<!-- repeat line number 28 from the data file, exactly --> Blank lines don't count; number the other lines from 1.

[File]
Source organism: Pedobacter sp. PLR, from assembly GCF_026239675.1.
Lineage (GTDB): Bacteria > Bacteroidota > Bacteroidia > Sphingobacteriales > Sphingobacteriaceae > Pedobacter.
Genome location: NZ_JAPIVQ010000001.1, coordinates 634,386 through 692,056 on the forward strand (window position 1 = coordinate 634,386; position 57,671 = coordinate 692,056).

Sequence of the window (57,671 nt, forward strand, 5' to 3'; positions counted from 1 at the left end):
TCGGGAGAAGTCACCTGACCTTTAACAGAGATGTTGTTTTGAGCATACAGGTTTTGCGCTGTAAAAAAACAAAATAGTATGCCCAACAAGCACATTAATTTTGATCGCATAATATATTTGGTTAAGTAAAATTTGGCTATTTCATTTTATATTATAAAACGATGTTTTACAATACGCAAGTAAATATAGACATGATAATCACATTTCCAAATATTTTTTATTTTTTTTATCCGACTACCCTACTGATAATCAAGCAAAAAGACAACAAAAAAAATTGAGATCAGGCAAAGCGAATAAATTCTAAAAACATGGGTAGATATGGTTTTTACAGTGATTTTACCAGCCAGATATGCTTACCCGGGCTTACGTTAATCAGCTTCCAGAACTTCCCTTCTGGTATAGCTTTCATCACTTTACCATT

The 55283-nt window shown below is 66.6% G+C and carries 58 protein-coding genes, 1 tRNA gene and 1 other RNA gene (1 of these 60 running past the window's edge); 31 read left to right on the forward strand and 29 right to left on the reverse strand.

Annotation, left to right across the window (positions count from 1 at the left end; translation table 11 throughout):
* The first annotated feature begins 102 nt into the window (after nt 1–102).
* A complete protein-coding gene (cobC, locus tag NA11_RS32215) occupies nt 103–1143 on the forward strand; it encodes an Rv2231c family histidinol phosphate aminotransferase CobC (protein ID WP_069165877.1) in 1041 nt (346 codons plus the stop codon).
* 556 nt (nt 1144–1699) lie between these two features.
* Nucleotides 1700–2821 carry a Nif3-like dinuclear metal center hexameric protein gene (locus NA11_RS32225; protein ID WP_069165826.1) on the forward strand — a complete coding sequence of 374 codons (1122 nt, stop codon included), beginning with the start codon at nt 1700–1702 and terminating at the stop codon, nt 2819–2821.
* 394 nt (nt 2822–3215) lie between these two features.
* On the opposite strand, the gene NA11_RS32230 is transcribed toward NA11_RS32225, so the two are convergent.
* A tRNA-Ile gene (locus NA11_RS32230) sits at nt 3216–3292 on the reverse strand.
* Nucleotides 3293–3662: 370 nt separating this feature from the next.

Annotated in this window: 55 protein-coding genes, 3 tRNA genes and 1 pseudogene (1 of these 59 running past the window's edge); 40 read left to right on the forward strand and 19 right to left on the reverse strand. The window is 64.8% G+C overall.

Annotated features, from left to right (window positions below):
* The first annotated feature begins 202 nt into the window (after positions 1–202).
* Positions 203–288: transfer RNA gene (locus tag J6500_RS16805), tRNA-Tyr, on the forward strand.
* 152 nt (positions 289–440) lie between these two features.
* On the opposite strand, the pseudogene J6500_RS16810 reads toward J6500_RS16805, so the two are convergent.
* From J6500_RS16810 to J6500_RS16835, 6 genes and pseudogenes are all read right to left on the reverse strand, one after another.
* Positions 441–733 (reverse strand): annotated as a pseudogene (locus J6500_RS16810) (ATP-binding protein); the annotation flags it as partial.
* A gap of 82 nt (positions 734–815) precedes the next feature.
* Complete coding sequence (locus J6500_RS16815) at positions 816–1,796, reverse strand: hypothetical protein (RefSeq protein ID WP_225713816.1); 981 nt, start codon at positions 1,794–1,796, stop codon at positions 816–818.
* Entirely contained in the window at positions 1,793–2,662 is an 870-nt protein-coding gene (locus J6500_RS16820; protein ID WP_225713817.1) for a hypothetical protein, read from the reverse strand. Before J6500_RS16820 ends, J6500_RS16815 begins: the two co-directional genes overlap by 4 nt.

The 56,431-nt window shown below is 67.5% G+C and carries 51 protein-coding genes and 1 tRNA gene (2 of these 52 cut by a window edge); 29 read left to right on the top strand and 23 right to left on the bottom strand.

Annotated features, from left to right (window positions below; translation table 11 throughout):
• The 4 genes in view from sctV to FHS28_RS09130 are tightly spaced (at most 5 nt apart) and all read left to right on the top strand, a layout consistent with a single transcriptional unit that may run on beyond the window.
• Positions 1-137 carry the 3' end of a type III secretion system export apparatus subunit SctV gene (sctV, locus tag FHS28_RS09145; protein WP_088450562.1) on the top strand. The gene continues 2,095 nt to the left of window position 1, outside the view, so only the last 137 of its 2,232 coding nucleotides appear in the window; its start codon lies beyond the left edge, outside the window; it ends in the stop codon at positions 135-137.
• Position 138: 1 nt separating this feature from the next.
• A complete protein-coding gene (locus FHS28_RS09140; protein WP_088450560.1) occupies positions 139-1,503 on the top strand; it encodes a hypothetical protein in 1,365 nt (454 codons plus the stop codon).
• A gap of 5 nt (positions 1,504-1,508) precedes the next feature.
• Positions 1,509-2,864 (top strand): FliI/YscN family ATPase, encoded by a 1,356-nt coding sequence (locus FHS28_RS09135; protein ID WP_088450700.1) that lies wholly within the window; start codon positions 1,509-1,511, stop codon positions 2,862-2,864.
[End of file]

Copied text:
Annotated features, from left to right (window positions below; translation table 11 throughout):